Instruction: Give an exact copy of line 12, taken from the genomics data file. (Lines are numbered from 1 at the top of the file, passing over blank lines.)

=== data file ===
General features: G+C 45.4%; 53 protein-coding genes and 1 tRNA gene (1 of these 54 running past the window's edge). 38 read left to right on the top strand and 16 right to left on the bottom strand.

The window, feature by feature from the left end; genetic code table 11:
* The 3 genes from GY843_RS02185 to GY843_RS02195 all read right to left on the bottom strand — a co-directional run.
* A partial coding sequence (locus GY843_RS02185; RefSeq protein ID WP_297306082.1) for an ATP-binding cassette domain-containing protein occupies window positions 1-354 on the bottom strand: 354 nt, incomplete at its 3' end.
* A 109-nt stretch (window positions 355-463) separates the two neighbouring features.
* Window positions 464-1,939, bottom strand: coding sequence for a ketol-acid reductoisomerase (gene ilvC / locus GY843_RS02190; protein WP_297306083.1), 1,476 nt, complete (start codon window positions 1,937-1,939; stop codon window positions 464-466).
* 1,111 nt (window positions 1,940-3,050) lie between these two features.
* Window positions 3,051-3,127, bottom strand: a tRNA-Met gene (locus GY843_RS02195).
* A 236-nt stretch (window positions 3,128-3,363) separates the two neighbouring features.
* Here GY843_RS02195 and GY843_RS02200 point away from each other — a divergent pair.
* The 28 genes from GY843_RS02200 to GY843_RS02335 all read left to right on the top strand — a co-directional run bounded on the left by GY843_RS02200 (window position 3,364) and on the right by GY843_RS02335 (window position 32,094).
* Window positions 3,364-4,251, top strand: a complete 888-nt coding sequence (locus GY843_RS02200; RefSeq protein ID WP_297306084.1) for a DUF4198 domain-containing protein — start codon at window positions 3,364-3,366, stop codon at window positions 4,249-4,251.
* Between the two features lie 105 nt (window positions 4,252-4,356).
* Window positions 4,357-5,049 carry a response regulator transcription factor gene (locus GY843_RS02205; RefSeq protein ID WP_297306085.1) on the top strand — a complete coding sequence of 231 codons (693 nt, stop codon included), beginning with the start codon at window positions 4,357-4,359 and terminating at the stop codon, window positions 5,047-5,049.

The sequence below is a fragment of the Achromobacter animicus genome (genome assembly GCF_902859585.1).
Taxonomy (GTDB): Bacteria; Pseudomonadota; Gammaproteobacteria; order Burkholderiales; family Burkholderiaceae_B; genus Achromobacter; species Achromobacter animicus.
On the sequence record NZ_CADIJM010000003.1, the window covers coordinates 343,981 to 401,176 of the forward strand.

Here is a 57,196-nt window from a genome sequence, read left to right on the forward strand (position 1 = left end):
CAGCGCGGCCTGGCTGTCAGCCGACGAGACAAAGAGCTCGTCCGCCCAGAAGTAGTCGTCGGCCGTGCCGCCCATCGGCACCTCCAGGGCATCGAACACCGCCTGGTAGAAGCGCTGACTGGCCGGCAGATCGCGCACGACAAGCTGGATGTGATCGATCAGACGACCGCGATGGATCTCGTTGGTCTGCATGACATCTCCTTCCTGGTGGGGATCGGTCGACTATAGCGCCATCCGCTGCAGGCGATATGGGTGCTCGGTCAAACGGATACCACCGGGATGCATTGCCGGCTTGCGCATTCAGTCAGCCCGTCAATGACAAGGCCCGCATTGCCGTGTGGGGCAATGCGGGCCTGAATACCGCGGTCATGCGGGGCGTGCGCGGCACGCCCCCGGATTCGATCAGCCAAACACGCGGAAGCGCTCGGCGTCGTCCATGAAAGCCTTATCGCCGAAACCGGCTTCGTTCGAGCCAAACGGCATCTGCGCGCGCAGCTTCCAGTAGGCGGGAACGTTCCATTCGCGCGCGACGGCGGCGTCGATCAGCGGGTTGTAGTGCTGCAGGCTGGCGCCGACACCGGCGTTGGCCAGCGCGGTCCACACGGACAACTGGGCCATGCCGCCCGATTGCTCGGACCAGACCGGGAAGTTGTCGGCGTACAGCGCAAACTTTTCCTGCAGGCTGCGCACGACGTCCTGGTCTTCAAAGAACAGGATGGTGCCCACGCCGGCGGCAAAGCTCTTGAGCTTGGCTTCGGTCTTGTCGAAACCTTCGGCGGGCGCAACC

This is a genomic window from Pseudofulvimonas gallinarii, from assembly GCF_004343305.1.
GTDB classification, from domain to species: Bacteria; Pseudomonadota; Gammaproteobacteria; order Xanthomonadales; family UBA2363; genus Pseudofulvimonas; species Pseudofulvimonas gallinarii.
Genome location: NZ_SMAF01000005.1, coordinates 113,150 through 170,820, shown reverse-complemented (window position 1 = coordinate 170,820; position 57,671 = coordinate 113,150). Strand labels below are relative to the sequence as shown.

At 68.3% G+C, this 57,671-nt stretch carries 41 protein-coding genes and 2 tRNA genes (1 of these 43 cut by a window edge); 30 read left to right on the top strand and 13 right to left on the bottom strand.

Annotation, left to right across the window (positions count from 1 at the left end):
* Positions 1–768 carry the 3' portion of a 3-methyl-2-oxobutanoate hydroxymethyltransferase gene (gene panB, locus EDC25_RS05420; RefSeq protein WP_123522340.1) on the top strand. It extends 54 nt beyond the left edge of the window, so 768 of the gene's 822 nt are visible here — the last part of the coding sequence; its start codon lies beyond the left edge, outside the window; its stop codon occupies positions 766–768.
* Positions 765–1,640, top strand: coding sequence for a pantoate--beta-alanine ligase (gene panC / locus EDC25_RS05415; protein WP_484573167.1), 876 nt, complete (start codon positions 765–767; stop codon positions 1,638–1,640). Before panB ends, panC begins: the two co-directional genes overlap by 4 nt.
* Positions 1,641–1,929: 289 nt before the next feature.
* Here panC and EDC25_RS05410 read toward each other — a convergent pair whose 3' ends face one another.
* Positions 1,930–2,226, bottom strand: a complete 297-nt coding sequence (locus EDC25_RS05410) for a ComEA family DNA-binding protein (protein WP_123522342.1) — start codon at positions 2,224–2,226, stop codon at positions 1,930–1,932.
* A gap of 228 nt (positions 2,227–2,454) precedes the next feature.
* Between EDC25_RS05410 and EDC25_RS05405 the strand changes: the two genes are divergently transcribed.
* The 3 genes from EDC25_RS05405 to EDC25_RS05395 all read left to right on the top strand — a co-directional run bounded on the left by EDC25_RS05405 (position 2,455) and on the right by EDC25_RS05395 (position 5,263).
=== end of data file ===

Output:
* Window positions 3,364-4,251, top strand: a complete 888-nt coding sequence (locus GY843_RS02200; RefSeq protein ID WP_297306084.1) for a DUF4198 domain-containing protein — start codon at window positions 3,364-3,366, stop codon at window positions 4,249-4,251.